Breathing and Stress Management

In today’s fast-faced, anxiety-driven world, stress management has become paramount not just for individuals faced with excessive stress in their daily lives, but also for the owners and managers of businesses of all sizes. Researchers now believe that excessive stress is associated with 60-80 percent of all visits to doctors. Not only are numerous health problems associated with unnecessary tension and stress, problems which are reflected in our growing health-care costs, but businesses of all kinds are faced with the increasing use of “sick time” by employees at all levels and the overall loss of corporate productivity.

There are, of course, many powerful tools for stress management, for turning on our parasympathetic nervous system–our “relaxation response.” One of them–healthy breathing–is often overlooked. In fact, most of us take our breathing almost entirely for granted, not realizing that the way we breathe influences every aspect of our lives. The paragraphs that follow–which are taken from The Tao of Natural Breathingexplores some important issues associated with stress–especially the negative emotions often associated with it–and how healthy, natural breathing, can help us understand and free ourselves from these emotions.

From The Tao of Natural Breathing

“As troublesome as they are in our lives, it is clear—at least sometimes—that what we call “negative emotions” have important “survival” value. Many of our negative emotions are simply signals that something has gone wrong in our lives or that some action is necessary to avoid a potential problem. A student’s anxiety about an upcoming exam, or an executive’s anxiety about a financial report that is due the next day, can play a beneficial role in stimulating appropriate preparation, as long as the anxiety does not become so excessive that it causes fear and a lack of concentration. A woman’s anger toward a man who physically or psychologically abuses her may motivate her to leave the relationship or to find a healthier relationship with someone else, as long as it doesn’t become so strong that she becomes violent. A mother’s anger toward a teenage daughter who stays out all night may be what is necessary to motivate both mother and daughter to try to communicate with each other in a new way. Our lives are filled with many examples of how our so-called negative emotions, as long as they do not become excessive, can provide important information about what is happening in our lives—information that can help us take intelligent actions on behalf of ourselves and others. Unfortunately, many of our negative emotions seem to quickly reach a point where they have no apparent solution, and we frequently find ourselves unable to learn anything from them or to do anything about them. These emotions leave us with pounding hearts, contracted muscles, poor digestion, constipation, tension, and so on. Over time, these conditions can become chronic and can consume the energy we need for healing and for inner growth. Once these conditions become habitual, the parasympathetic branch of the autonomic nervous system, designed to put the brakes on the sympathetic nervous system, will have little power to bring about more than temporary relief—unless we can learn how to consciously turn it on for longer periods of time.

Learning to Turn On the Parasympathetic Nervous System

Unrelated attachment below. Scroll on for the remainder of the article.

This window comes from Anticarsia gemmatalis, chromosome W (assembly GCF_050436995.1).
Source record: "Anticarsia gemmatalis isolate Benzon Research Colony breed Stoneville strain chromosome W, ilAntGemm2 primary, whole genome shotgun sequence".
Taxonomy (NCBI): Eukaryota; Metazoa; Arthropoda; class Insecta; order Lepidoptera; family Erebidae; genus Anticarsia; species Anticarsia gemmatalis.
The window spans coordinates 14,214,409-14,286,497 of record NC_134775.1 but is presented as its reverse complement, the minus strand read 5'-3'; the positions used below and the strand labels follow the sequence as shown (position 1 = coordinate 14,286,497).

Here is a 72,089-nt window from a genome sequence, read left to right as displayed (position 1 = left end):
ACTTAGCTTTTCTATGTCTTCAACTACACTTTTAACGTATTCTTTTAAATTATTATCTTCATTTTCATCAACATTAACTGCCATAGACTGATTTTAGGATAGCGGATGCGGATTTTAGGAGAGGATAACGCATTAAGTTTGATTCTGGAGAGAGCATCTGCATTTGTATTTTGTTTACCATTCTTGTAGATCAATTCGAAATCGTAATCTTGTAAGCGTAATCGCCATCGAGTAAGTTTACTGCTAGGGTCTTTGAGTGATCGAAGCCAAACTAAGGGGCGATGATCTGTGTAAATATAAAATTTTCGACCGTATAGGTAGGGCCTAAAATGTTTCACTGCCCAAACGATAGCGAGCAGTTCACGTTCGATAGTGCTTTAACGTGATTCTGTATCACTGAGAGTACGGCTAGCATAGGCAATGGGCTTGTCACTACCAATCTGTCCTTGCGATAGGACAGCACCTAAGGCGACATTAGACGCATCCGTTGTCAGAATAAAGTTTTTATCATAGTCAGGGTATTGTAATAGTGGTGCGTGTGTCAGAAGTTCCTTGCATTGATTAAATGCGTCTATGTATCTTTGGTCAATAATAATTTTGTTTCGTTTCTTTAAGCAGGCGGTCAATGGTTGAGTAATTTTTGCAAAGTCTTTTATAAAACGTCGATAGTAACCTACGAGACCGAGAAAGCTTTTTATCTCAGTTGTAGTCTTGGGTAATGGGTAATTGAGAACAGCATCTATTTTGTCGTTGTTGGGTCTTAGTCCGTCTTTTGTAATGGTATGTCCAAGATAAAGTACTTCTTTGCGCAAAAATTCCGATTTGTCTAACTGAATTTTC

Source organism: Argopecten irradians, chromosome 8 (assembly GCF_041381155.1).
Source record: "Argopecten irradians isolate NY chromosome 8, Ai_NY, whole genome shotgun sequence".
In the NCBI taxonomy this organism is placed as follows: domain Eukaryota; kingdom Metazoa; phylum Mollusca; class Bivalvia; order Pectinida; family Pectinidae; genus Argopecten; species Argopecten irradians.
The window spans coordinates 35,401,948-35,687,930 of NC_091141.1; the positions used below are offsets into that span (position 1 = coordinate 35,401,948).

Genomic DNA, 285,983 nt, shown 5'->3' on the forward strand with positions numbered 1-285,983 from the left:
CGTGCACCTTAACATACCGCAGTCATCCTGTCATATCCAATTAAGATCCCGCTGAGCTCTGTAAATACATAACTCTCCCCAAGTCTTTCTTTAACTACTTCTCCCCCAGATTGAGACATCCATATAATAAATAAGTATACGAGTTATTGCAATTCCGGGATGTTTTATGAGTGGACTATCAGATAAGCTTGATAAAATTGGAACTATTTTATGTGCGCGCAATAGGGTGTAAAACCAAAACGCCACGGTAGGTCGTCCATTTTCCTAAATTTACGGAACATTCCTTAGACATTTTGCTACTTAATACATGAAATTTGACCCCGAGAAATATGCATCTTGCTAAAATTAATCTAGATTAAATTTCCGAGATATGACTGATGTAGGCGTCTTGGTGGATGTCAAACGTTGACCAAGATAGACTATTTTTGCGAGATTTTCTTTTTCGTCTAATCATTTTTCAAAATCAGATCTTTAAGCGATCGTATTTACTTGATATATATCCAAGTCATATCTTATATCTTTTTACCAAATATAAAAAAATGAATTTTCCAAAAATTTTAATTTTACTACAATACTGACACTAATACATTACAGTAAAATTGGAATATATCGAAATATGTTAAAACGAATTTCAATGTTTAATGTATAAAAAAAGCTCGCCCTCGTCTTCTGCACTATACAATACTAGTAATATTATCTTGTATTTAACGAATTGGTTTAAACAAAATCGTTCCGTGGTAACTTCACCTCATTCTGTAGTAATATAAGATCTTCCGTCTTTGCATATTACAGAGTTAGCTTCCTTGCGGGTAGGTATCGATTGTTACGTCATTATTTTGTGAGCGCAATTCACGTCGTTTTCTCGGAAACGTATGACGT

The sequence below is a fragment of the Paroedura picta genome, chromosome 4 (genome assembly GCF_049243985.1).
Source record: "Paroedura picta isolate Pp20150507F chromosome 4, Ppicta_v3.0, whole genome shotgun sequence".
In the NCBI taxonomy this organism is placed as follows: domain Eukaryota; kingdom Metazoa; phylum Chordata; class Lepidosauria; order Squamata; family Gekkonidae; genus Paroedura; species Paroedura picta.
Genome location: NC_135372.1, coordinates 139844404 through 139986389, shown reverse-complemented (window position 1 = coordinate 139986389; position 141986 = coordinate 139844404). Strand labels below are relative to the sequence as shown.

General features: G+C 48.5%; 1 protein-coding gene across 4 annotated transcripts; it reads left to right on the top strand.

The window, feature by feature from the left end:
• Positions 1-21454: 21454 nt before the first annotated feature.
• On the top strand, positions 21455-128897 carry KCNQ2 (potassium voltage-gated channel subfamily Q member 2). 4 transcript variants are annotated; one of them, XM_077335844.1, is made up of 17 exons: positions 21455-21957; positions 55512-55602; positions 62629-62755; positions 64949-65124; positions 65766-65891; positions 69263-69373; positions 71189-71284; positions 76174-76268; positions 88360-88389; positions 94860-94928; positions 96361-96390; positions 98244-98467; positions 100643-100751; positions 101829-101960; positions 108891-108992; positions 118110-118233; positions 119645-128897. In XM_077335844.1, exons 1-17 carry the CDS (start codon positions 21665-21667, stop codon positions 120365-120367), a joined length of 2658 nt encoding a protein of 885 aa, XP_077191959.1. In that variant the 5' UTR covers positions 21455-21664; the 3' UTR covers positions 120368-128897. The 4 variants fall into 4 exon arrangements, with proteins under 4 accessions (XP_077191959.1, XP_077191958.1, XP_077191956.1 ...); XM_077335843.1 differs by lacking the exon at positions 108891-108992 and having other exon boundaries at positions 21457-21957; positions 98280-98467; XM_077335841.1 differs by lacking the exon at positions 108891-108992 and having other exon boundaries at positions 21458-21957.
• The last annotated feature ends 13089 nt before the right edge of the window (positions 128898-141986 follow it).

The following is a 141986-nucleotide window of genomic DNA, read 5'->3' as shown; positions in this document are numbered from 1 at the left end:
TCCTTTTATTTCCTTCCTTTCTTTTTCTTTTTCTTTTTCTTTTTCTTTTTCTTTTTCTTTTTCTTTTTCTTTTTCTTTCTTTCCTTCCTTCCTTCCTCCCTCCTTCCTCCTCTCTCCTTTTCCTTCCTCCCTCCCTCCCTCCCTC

To learn how to turn on the parasympathetic nervous system, it is useful to know something about its organization. The neurons for this system reside mainly in certain cranial nerves, such as the vagus nerve, coming from the brain stem, and in the lower-back region of the spine. The parasympathetic ganglia do not run down the spine, but instead are located near the organs that they influence. Impulses coming from these ganglia reduce the heart rate, dilate the blood vessels, increase digestive peristalsis, and constrict the air passages in the lungs, and thus help the body slow down and restore itself. How can we intentionally turn on this system, our relaxation response, without the outside help of psychologists, massage therapists, and so on? The key is our attention. We know from experience that when we are tense or “stressed out” our attention—directed by the sympathetic nervous system—automatically focuses on the supposed cause of our tension, the compulsive thoughts and feelings that arise in relation to it, or the particular unpleasant physical symptoms we are experiencing. As a result, our experience of ourselves becomes so narrow that we cannot even imagine an alternative. To learn how to relax in such situations, we need to learn how to work actively with our attention, to widen it to include the parts of ourselves that are not in the grip of the negativity we are experiencing. One of the most effective ways to accomplish this is through self-sensing. According to Ernest Rossi, a pioneer in the field of mind/body interaction, “You simply close your eyes and tune into the parts of your body that are most comfortable. When you locate the comfort you simply enjoy it and allow it to deepen and spread throughout your body all by itself. Comfort is more than just a word or a lazy state. Really going deeply into comfort means that you have turned on your parasympathetic system—your natural relaxation response.”[i] As we shall see later, natural breathing plays an important role in learning how to go “deeply into comfort,” and thus in learning how to use our awareness to harmonize the aggressive and restorative functions of our nervous system.[ii] What’s more, since natural breathing massages our internal organs and relaxes our lower back, it has a beneficial influence on the parasympathetic nerves and ganglia in these areas. Unfortunately, most of us are not very good at sensing ourselves and have little awareness of the extent to which our perception and behavior are conditioned by emotions such as fear, anger, and anxiety. We have become so accustomed to high levels of stress and negativity in our lives that we take it as “normal,” not realizing the tremendous toll it takes on our health and vitality. The noise produced by this stress makes it almost impossible to hear the quiet, ever-present intelligence of our own bodies. Unable to experience this inner intelligence, we exacerbate our situation by seeking quick relief through excessive stimulation of some kind—alcohol, drugs, tobacco, caffeine, food, sex, television, and so on. Sometimes, when we wake up for a moment to the senselessness of our situation, we may try to deal rationally with the stresses we face. But our minds by themselves have little power to “figure out” effective solutions—especially in an “information society” that floods our consciousness with negative news and images from around the world. The end result is the accumulation of more and more tension, a sense of helplessness, and the eventual appearance of various chronic symptoms and ailments in our lives—many of which are not just the result of stresses we face, but also of the way we try to escape them.